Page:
• Also from Baron:  The Washington Post is hiring three dozen people this year alone. Doesn’t count people  in business and technology. WOW. Thank you, Bezos, sir.

 

Leave a comment

Filed under Uncategorized

Enhancing engagement and a culture of experimentation

Increasing engagement remains a key priority for newsrooms today, and was another topic of focus at the American Press Institute’s Research Advisory Group’s meeting in February in Miami (I wrote about mobile earlier on this blog).

Engagement, while notoriously hard to define,  is conceived by most in journalism as some combination of as loyalty, stickiness, and/or a consumer’s likelihood to interact with and share the brand’s content. While many news organizations have slowly but surely become better at garnering pageviews, they increasingly recognize that this is a difficult game to maintain and that they ultimately can’t compete on volume with tech titans. Instead, they are looking to bolster ad rates and/or subscriptions by boosting metrics tied to engagement.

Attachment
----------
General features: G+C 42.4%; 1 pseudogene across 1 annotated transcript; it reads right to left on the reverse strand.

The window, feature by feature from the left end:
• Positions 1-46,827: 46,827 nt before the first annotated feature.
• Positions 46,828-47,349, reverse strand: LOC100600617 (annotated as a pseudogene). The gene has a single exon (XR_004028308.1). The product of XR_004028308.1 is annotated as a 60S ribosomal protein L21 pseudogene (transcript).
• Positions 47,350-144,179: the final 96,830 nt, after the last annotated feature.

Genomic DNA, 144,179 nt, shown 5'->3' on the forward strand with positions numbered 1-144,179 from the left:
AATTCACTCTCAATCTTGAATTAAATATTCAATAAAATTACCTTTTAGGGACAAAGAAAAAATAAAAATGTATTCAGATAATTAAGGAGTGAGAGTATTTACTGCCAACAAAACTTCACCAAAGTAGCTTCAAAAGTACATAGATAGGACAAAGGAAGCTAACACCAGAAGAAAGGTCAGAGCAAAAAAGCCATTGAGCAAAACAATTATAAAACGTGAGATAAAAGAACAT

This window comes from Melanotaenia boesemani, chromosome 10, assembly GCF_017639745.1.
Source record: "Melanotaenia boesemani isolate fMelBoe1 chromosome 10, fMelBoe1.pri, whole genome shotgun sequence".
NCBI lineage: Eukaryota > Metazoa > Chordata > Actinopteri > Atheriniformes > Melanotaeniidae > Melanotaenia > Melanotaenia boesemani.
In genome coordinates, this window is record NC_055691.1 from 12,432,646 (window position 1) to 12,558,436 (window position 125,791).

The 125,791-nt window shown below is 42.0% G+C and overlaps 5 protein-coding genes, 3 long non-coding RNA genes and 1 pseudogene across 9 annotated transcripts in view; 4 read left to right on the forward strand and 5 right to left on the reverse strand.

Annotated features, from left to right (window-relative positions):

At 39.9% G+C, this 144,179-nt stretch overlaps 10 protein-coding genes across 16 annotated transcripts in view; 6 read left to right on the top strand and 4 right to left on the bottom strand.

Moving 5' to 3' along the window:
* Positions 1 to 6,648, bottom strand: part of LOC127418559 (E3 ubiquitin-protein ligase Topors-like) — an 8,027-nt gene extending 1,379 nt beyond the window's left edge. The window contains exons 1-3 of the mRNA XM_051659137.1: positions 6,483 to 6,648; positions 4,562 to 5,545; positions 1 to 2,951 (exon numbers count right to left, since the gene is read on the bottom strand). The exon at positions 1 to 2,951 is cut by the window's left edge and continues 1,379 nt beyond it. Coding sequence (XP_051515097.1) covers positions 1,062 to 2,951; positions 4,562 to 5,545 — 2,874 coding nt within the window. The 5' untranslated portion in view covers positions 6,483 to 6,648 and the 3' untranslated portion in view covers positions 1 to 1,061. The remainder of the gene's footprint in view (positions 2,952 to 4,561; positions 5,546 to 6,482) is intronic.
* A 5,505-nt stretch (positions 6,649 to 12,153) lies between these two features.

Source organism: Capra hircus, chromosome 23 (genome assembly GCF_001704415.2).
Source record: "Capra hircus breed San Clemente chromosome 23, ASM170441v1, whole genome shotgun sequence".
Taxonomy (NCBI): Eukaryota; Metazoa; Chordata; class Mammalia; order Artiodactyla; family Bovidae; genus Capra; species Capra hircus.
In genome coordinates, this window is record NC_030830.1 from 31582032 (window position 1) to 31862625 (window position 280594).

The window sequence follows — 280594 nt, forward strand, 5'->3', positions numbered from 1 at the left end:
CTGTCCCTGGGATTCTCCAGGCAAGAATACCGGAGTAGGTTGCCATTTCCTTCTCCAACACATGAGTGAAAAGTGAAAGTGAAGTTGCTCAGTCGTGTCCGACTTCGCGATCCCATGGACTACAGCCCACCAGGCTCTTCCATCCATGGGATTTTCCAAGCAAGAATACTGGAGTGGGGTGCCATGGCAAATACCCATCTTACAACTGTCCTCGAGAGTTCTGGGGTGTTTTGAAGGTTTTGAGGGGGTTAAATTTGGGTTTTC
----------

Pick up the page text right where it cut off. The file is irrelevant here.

View from meeting hotel...not bad.

View from meeting hotel…not bad.

Two things stood out to me in the discussion on engagement at the meeting among some of the smartest journalism academics and professionals I’ve seen in the same room in a long time. The first was the need to create a culture of experimentation in newsrooms. This is close to my heart as somebody who studies organizational culture and change in newsrooms as well as how journalists can learn from startups to become more agile and improve their ability to learn and adapt quickly.

Lisa George, an economist at Hunter College, noted that at tech giants like Yahoo, they are running around 100 experiments at any given time, trying to find out how they can make the user experience better and get people to stay around. This was echoed by Matt Hindman, associate professor at George Washington University, who discussed how Google constantly uses A/B testing to measure ways to maximize stickiness, and recommended that news organizations conduct more robust user tracking and test multiple site versions. As I’ve become more immersed in startup culture through my teaching, I’ve learned how critical the build-measure-test cycle is to some of the most successful and fast-growing technology and information businesses. Other academics like Steve Lacy of Michigan State also noted the importance of getting more longitudinal data.